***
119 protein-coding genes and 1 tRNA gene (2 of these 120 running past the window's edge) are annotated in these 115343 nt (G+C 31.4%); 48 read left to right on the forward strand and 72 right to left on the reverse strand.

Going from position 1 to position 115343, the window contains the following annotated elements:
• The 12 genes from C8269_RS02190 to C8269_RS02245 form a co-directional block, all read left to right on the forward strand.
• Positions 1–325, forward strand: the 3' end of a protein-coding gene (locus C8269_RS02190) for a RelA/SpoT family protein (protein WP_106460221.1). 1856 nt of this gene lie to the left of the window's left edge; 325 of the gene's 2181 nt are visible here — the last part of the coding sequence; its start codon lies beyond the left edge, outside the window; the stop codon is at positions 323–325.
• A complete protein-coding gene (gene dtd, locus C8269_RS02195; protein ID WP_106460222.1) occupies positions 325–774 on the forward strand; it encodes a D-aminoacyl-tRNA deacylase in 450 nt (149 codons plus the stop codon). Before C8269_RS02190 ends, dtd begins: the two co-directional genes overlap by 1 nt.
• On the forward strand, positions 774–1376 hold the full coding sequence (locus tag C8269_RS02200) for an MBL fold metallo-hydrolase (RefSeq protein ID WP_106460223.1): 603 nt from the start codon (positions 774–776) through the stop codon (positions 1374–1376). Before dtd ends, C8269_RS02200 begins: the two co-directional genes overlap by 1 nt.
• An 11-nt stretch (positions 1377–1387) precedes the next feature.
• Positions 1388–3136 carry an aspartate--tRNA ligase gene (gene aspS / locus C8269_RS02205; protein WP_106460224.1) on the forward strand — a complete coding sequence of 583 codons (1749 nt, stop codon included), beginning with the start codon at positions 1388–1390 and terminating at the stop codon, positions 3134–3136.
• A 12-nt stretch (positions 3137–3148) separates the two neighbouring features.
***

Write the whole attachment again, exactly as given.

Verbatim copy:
119 protein-coding genes and 1 tRNA gene (2 of these 120 running past the window's edge) are annotated in these 115343 nt (G+C 31.4%); 48 read left to right on the forward strand and 72 right to left on the reverse strand.

Going from position 1 to position 115343, the window contains the following annotated elements:
• The 12 genes from C8269_RS02190 to C8269_RS02245 form a co-directional block, all read left to right on the forward strand.
• Positions 1–325, forward strand: the 3' end of a protein-coding gene (locus C8269_RS02190) for a RelA/SpoT family protein (protein WP_106460221.1). 1856 nt of this gene lie to the left of the window's left edge; 325 of the gene's 2181 nt are visible here — the last part of the coding sequence; its start codon lies beyond the left edge, outside the window; the stop codon is at positions 323–325.
• A complete protein-coding gene (gene dtd, locus C8269_RS02195; protein ID WP_106460222.1) occupies positions 325–774 on the forward strand; it encodes a D-aminoacyl-tRNA deacylase in 450 nt (149 codons plus the stop codon). Before C8269_RS02190 ends, dtd begins: the two co-directional genes overlap by 1 nt.
• On the forward strand, positions 774–1376 hold the full coding sequence (locus tag C8269_RS02200) for an MBL fold metallo-hydrolase (RefSeq protein ID WP_106460223.1): 603 nt from the start codon (positions 774–776) through the stop codon (positions 1374–1376). Before dtd ends, C8269_RS02200 begins: the two co-directional genes overlap by 1 nt.
• An 11-nt stretch (positions 1377–1387) precedes the next feature.
• Positions 1388–3136 carry an aspartate--tRNA ligase gene (gene aspS / locus C8269_RS02205; protein WP_106460224.1) on the forward strand — a complete coding sequence of 583 codons (1749 nt, stop codon included), beginning with the start codon at positions 1388–1390 and terminating at the stop codon, positions 3134–3136.
• A 12-nt stretch (positions 3137–3148) separates the two neighbouring features.